Albuterol and ICS at School

Now that Asthma guidelines recommend ICS use to treat asthma flare-ups, are we to advise parents to deliver both albuterol AND ICS to school for use to treat flare up at school?

Patients on combination inhalers like Dulera or Symbicort with a LABA with immediate relief may be used as a rescue inhaler.  the ICS being added at the same time particularly with allergic patients may be of extra benefit.  If they do not have a combination inhaler, it is still fine to give albuterol per standard recommendations for rescue.

That is a great question.  At this point, the use of combination agents as needed is not clearly recocmmended in kids under 18.  Using combination meds as needed with patients who have moderate persistent asthma is recommended down to age 12 but is not yet FDA, payer, or pharma approved so pateints will run out of meds faster than they will be covered by insurance.  As such, for now, I do not think this will be something recommended in schools.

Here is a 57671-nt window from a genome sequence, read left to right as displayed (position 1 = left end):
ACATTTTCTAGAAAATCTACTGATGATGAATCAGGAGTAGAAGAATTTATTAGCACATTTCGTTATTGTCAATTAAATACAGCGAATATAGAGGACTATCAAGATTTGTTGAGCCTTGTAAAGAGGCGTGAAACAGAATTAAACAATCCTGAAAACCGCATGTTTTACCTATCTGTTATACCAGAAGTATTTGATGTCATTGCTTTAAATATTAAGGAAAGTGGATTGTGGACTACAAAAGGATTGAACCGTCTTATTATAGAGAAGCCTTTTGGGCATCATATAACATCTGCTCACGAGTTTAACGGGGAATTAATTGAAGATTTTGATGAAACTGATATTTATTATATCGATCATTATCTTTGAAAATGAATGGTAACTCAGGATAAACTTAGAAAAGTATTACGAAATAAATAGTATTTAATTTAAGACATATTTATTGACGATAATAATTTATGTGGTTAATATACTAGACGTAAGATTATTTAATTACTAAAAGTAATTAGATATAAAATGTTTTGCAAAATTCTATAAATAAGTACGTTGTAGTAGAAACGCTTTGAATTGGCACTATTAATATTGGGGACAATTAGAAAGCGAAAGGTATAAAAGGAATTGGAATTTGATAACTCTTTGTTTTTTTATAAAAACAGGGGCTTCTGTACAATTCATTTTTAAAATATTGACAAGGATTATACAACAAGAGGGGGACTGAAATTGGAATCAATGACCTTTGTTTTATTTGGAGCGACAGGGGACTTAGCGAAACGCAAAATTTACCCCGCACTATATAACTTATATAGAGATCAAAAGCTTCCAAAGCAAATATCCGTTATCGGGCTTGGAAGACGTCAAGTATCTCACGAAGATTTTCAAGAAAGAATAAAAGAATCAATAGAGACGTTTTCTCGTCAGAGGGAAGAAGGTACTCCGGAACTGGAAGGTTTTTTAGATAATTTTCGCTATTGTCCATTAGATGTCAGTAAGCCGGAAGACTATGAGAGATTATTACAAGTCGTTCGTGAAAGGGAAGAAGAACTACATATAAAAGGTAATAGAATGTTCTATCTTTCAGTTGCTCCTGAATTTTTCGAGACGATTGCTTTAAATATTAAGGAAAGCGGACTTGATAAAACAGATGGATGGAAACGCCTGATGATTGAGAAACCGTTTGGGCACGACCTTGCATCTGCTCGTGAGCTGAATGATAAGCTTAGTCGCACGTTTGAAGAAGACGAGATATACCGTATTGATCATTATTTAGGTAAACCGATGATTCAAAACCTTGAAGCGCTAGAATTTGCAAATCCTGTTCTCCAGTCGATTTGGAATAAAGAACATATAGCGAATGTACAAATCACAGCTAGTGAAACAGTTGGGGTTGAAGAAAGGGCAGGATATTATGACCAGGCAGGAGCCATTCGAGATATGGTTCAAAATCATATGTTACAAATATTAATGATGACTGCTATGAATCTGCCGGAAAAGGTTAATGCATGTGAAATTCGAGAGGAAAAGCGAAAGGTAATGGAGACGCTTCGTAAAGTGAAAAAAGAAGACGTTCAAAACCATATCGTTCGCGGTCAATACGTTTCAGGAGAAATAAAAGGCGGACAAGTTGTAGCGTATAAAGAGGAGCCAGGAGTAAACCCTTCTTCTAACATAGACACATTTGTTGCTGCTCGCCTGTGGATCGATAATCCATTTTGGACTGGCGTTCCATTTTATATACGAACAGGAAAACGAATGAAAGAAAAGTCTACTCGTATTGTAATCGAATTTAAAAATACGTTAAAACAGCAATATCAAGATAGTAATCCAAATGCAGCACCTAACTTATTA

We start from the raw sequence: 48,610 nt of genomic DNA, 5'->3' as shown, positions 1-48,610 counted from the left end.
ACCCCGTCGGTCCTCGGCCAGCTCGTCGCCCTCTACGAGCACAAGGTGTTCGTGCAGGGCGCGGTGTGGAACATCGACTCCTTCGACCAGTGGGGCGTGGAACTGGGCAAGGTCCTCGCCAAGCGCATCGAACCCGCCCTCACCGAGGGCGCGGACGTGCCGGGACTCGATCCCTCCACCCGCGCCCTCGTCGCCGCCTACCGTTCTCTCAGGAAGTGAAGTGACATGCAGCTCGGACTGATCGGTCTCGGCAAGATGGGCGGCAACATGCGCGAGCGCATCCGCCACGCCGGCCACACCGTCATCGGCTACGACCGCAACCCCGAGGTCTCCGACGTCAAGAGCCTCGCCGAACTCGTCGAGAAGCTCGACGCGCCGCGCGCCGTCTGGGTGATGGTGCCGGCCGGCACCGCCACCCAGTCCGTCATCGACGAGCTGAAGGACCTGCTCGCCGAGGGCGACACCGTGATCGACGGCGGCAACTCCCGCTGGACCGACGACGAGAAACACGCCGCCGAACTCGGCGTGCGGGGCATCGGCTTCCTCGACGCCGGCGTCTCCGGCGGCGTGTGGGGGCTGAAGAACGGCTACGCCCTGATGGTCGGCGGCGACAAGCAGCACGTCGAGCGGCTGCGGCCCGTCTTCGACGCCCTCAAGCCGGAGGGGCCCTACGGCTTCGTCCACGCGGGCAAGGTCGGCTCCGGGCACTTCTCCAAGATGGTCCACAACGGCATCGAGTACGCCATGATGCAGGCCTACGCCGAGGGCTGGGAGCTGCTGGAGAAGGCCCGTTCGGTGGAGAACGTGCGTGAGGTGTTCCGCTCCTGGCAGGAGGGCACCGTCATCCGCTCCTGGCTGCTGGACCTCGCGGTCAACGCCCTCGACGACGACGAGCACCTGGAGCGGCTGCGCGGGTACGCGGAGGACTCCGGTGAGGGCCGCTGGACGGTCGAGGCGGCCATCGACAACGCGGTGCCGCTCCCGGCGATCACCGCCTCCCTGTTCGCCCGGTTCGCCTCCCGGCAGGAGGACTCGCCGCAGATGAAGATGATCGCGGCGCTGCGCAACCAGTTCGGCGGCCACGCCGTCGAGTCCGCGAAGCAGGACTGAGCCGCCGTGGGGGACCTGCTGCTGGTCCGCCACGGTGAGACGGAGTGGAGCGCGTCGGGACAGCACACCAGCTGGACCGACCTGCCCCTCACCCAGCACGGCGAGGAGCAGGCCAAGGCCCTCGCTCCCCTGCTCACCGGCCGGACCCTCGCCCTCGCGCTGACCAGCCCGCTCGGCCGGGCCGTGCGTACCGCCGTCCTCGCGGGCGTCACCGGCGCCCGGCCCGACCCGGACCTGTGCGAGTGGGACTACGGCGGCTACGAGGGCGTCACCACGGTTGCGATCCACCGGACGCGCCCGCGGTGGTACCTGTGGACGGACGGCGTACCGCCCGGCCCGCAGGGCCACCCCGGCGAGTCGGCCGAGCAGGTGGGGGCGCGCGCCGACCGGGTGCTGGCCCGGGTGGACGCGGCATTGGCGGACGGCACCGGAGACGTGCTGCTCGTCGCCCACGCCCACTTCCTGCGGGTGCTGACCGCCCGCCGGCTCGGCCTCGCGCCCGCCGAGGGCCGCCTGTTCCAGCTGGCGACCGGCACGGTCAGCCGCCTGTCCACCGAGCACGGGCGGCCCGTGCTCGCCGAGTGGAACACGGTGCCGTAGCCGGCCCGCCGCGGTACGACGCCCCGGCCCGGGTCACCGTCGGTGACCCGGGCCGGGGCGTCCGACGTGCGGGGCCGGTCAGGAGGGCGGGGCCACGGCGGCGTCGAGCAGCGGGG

We generally recommend if they are needing >8puffs of the combination inhaler/24 hours that they may need additional urgent/emergency care or at least to contact our office for instructions.

The recommendation for prn ICS/LABA you are referencing is from the 2019-2020 GINA guidelines and were made for adolescents and adults but not for younger children.  GINA updates so far have recommended this in mild (intermittent/persistent) asthma.  They are not recommending this use in younger children yet although they reference 1 study in 6-11yo African American children where it was helpful.  The max dose of formoterol they cite to be given in 24 hours is 72mcg so up to 8puffs/24 hours with Symbicort or 7puffs/24hours with Dulera.  The GINA guidelines are not consistently used here nearly as much as the NHLBI EPR-3 guidelines with their updates which do not give a similar recommendation at this time.   The use of ICS/LABA is being assessed currently by our guideline creators..  For now, I would follow Dr. Federico's advice and use typical SABA therapy as indicated.  If you have an adolescent with mild asthma and only a combination inhaler available with instructions from a treating MD for prn use - you do have GINA (global) but not American guidelines to support you and you would not want to exceed published maximum doses.  Probably best to play it safe at this point.